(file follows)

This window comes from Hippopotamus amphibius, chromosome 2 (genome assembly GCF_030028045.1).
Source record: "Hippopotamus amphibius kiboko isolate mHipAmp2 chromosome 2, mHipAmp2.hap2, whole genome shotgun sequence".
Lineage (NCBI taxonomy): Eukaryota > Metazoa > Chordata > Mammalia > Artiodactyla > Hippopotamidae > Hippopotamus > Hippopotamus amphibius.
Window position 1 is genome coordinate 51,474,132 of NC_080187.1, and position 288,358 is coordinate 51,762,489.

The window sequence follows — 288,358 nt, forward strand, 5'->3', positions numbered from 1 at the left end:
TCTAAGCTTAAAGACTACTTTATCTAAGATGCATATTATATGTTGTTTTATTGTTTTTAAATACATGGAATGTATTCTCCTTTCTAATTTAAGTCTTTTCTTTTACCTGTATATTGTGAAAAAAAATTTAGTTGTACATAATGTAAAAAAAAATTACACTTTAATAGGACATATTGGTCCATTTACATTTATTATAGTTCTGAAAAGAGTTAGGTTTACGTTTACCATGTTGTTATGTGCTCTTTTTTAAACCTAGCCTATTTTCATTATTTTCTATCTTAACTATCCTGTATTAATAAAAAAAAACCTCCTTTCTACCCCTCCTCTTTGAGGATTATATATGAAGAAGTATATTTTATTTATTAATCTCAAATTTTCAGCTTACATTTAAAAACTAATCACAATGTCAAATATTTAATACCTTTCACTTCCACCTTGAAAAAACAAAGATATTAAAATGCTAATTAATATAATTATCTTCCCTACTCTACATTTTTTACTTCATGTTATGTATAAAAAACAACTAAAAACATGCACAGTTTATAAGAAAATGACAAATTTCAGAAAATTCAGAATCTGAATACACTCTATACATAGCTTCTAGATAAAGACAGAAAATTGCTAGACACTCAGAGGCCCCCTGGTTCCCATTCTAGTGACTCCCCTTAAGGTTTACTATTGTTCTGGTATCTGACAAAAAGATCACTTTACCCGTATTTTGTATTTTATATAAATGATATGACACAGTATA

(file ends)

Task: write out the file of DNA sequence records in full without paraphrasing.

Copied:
This window comes from Hippopotamus amphibius, chromosome 2 (genome assembly GCF_030028045.1).
Source record: "Hippopotamus amphibius kiboko isolate mHipAmp2 chromosome 2, mHipAmp2.hap2, whole genome shotgun sequence".
Lineage (NCBI taxonomy): Eukaryota > Metazoa > Chordata > Mammalia > Artiodactyla > Hippopotamidae > Hippopotamus > Hippopotamus amphibius.
Window position 1 is genome coordinate 51,474,132 of NC_080187.1, and position 288,358 is coordinate 51,762,489.

The window sequence follows — 288,358 nt, forward strand, 5'->3', positions numbered from 1 at the left end:
TCTAAGCTTAAAGACTACTTTATCTAAGATGCATATTATATGTTGTTTTATTGTTTTTAAATACATGGAATGTATTCTCCTTTCTAATTTAAGTCTTTTCTTTTACCTGTATATTGTGAAAAAAAATTTAGTTGTACATAATGTAAAAAAAAATTACACTTTAATAGGACATATTGGTCCATTTACATTTATTATAGTTCTGAAAAGAGTTAGGTTTACGTTTACCATGTTGTTATGTGCTCTTTTTTAAACCTAGCCTATTTTCATTATTTTCTATCTTAACTATCCTGTATTAATAAAAAAAAACCTCCTTTCTACCCCTCCTCTTTGAGGATTATATATGAAGAAGTATATTTTATTTATTAATCTCAAATTTTCAGCTTACATTTAAAAACTAATCACAATGTCAAATATTTAATACCTTTCACTTCCACCTTGAAAAAACAAAGATATTAAAATGCTAATTAATATAATTATCTTCCCTACTCTACATTTTTTACTTCATGTTATGTATAAAAAACAACTAAAAACATGCACAGTTTATAAGAAAATGACAAATTTCAGAAAATTCAGAATCTGAATACACTCTATACATAGCTTCTAGATAAAGACAGAAAATTGCTAGACACTCAGAGGCCCCCTGGTTCCCATTCTAGTGACTCCCCTTAAGGTTTACTATTGTTCTGGTATCTGACAAAAAGATCACTTTACCCGTATTTTGTATTTTATATAAATGATATGACACAGTATA